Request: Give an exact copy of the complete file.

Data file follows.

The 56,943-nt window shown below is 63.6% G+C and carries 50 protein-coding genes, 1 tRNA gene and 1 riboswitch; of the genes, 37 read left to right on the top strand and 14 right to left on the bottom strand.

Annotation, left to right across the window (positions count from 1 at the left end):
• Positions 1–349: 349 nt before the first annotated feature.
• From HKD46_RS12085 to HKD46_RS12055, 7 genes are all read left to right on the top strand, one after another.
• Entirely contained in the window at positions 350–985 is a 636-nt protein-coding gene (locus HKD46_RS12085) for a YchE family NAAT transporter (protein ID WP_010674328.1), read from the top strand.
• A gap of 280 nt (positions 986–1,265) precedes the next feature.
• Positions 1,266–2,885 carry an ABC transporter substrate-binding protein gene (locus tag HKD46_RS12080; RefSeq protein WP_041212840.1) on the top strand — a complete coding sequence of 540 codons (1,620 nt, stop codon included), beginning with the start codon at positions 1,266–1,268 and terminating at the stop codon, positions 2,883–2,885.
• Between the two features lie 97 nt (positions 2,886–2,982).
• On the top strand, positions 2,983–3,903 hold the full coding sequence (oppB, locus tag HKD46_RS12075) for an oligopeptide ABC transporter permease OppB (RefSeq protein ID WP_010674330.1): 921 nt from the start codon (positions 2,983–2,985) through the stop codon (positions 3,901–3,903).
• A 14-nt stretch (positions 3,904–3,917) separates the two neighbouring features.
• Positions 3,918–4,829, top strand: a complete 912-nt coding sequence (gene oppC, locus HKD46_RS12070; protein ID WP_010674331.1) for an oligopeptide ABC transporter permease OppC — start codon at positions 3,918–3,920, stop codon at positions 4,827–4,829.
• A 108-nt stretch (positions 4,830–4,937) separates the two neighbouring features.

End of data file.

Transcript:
The 56,943-nt window shown below is 63.6% G+C and carries 50 protein-coding genes, 1 tRNA gene and 1 riboswitch; of the genes, 37 read left to right on the top strand and 14 right to left on the bottom strand.

Annotation, left to right across the window (positions count from 1 at the left end):
• Positions 1–349: 349 nt before the first annotated feature.
• From HKD46_RS12085 to HKD46_RS12055, 7 genes are all read left to right on the top strand, one after another.
• Entirely contained in the window at positions 350–985 is a 636-nt protein-coding gene (locus HKD46_RS12085) for a YchE family NAAT transporter (protein ID WP_010674328.1), read from the top strand.
• A gap of 280 nt (positions 986–1,265) precedes the next feature.
• Positions 1,266–2,885 carry an ABC transporter substrate-binding protein gene (locus tag HKD46_RS12080; RefSeq protein WP_041212840.1) on the top strand — a complete coding sequence of 540 codons (1,620 nt, stop codon included), beginning with the start codon at positions 1,266–1,268 and terminating at the stop codon, positions 2,883–2,885.
• Between the two features lie 97 nt (positions 2,886–2,982).
• On the top strand, positions 2,983–3,903 hold the full coding sequence (oppB, locus tag HKD46_RS12075) for an oligopeptide ABC transporter permease OppB (RefSeq protein ID WP_010674330.1): 921 nt from the start codon (positions 2,983–2,985) through the stop codon (positions 3,901–3,903).
• A 14-nt stretch (positions 3,904–3,917) separates the two neighbouring features.
• Positions 3,918–4,829, top strand: a complete 912-nt coding sequence (gene oppC, locus HKD46_RS12070; protein ID WP_010674331.1) for an oligopeptide ABC transporter permease OppC — start codon at positions 3,918–3,920, stop codon at positions 4,827–4,829.
• A 108-nt stretch (positions 4,830–4,937) separates the two neighbouring features.